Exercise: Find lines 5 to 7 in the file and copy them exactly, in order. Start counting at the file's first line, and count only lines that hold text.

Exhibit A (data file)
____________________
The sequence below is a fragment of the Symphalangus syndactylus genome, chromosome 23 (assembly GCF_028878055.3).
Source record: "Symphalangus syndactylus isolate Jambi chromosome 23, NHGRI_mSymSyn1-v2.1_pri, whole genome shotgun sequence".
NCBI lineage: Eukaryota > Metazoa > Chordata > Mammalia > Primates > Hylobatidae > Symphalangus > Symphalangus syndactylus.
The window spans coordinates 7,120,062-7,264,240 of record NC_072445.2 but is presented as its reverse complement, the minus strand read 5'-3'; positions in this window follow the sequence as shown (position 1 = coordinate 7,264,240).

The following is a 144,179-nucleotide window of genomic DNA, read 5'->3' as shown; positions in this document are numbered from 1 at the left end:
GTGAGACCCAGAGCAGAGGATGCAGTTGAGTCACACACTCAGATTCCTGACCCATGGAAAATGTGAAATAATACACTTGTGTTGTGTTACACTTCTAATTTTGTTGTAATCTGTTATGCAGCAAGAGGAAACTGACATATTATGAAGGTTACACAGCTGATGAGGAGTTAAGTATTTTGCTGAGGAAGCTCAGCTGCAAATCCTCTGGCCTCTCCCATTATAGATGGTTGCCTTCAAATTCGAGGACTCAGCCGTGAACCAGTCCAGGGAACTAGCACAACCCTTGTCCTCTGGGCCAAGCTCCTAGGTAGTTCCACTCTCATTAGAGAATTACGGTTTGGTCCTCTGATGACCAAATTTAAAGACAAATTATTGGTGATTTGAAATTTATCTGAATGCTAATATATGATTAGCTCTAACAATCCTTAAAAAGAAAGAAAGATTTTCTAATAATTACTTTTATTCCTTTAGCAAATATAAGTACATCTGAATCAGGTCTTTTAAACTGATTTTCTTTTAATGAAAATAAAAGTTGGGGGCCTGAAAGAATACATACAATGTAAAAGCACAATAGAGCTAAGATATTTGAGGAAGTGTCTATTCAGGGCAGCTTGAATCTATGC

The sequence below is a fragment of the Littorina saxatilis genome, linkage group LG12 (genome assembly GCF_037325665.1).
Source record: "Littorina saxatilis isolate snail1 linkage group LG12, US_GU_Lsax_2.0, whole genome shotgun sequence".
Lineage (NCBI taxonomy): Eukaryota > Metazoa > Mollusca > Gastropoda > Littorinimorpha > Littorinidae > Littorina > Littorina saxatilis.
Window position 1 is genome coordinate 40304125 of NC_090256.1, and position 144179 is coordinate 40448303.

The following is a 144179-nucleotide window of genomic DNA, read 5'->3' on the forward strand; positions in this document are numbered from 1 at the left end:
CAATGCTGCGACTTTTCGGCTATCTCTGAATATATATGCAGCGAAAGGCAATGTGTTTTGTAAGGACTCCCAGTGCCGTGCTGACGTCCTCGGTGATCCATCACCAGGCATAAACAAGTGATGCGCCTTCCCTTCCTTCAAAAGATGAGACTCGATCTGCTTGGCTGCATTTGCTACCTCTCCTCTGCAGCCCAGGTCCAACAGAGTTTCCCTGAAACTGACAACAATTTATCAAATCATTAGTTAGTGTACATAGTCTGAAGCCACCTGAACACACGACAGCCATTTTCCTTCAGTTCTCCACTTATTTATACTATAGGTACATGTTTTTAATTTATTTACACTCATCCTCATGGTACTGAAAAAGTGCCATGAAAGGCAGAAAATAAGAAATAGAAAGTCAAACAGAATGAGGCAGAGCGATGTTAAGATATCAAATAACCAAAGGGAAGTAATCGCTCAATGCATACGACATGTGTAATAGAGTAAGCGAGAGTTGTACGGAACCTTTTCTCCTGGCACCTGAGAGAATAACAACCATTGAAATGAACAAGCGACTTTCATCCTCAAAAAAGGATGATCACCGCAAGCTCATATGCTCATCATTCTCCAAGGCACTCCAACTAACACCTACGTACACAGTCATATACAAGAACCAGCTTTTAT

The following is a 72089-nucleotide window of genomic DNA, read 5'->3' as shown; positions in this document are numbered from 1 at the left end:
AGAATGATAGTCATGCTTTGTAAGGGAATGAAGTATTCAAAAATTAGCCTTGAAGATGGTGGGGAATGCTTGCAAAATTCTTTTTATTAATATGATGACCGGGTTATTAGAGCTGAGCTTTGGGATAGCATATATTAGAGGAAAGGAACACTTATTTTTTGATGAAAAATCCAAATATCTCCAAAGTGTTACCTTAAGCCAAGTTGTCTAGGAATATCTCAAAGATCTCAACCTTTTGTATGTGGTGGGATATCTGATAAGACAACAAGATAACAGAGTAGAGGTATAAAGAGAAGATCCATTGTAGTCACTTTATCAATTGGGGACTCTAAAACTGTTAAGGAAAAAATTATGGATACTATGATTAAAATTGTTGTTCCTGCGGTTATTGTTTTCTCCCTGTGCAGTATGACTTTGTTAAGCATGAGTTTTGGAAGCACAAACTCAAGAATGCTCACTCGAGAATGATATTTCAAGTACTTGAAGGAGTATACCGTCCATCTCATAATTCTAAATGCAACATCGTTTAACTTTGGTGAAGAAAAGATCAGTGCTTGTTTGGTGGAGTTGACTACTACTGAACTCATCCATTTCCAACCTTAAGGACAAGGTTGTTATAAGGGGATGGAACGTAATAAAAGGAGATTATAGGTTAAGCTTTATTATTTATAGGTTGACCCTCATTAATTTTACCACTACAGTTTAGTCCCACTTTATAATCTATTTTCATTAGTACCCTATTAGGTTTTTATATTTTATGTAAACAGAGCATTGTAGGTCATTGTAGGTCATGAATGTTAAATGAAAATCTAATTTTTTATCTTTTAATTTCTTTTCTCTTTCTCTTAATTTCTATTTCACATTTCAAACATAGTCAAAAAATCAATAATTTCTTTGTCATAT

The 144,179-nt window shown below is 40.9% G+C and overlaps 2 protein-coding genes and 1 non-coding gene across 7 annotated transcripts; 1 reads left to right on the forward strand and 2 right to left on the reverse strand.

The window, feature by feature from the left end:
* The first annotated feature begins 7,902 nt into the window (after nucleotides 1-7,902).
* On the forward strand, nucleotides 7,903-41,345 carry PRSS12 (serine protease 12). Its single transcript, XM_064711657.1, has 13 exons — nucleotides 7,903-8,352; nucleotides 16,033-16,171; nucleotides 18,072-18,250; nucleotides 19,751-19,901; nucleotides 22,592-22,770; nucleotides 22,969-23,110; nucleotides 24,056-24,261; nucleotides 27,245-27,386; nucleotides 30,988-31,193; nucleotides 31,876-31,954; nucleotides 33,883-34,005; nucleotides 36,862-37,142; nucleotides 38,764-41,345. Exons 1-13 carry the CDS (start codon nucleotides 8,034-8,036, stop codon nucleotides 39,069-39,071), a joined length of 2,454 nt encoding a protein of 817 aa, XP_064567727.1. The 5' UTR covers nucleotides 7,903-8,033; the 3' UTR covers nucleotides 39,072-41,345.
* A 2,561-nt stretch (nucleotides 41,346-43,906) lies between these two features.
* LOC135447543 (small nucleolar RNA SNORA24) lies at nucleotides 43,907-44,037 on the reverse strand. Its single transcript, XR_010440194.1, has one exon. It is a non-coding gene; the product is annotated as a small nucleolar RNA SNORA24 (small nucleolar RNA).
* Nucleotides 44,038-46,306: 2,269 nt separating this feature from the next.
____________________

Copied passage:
The following is a 144,179-nucleotide window of genomic DNA, read 5'->3' as shown; positions in this document are numbered from 1 at the left end:
GTGAGACCCAGAGCAGAGGATGCAGTTGAGTCACACACTCAGATTCCTGACCCATGGAAAATGTGAAATAATACACTTGTGTTGTGTTACACTTCTAATTTTGTTGTAATCTGTTATGCAGCAAGAGGAAACTGACATATTATGAAGGTTACACAGCTGATGAGGAGTTAAGTATTTTGCTGAGGAAGCTCAGCTGCAAATCCTCTGGCCTCTCCCATTATAGATGGTTGCCTTCAAATTCGAGGACTCAGCCGTGAACCAGTCCAGGGAACTAGCACAACCCTTGTCCTCTGGGCCAAGCTCCTAGGTAGTTCCACTCTCATTAGAGAATTACGGTTTGGTCCTCTGATGACCAAATTTAAAGACAAATTATTGGTGATTTGAAATTTATCTGAATGCTAATATATGATTAGCTCTAACAATCCTTAAAAAGAAAGAAAGATTTTCTAATAATTACTTTTATTCCTTTAGCAAATATAAGTACATCTGAATCAGGTCTTTTAAACTGATTTTCTTTTAATGAAAATAAAAGTTGGGGGCCTGAAAGAATACATACAATGTAAAAGCACAATAGAGCTAAGATATTTGAGGAAGTGTCTATTCAGGGCAGCTTGAATCTATGC

The sequence below is a fragment of the Littorina saxatilis genome, linkage group LG12 (genome assembly GCF_037325665.1).